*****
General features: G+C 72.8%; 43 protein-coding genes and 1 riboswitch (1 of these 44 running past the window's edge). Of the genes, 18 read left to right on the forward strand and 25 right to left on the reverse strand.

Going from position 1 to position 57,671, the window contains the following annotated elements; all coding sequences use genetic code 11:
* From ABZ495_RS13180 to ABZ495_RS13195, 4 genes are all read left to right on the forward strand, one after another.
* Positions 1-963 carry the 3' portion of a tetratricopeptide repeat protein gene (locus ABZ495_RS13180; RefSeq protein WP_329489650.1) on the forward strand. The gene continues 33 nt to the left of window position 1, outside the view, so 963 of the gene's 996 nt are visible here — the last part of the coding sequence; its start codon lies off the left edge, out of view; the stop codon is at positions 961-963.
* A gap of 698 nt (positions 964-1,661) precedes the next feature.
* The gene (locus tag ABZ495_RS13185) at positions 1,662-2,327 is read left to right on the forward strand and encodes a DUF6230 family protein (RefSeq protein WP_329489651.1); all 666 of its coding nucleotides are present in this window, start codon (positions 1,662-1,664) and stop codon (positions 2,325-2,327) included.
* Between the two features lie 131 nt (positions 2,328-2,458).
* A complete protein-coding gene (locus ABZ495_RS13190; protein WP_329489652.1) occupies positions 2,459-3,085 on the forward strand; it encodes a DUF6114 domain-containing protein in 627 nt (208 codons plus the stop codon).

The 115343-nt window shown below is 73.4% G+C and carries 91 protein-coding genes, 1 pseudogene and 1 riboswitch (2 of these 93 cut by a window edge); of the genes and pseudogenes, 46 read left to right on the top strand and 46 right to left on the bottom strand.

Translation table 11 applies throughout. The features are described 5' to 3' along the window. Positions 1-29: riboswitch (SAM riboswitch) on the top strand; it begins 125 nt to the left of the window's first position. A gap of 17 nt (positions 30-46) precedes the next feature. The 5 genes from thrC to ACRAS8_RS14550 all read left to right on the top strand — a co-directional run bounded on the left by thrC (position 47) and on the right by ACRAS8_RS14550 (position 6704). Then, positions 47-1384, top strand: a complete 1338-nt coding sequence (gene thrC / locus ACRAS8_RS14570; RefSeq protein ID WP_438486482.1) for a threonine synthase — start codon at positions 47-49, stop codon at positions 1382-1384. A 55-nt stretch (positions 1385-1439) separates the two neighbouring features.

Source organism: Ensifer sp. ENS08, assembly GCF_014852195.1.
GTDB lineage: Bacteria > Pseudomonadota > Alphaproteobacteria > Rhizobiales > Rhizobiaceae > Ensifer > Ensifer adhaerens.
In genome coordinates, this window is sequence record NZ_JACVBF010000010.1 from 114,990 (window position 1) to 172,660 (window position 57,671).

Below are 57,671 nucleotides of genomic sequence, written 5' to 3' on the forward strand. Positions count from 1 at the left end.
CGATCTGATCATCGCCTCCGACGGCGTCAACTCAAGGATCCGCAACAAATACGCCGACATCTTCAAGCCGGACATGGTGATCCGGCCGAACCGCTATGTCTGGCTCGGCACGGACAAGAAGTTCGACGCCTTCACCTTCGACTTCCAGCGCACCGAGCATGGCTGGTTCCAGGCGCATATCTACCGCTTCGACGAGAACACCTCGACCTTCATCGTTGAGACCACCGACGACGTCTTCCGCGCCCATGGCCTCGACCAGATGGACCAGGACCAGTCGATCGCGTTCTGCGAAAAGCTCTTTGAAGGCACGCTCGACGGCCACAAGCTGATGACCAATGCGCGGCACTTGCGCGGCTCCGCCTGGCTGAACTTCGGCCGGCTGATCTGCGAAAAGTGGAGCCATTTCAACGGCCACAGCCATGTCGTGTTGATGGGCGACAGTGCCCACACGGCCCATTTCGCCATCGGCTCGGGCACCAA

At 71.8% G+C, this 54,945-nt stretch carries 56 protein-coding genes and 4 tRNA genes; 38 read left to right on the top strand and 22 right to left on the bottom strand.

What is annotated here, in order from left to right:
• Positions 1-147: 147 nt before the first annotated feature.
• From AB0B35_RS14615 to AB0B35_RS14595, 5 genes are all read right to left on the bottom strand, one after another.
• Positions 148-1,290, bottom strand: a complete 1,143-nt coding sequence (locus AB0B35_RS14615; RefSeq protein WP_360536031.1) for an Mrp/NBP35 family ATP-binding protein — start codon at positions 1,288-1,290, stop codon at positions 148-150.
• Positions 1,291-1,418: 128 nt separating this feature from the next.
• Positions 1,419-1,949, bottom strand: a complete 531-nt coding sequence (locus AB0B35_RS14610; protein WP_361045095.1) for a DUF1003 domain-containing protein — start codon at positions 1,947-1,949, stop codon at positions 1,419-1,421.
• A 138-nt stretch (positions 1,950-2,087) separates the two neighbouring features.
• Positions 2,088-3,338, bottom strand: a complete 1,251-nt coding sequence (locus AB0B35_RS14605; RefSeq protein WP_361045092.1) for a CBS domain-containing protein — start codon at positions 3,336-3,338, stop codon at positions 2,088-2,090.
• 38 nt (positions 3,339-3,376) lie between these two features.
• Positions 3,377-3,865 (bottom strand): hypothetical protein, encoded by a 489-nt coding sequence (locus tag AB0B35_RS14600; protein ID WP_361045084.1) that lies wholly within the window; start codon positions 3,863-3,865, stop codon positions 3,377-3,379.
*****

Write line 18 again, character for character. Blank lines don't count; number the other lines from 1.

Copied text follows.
• Positions 1-147: 147 nt before the first annotated feature.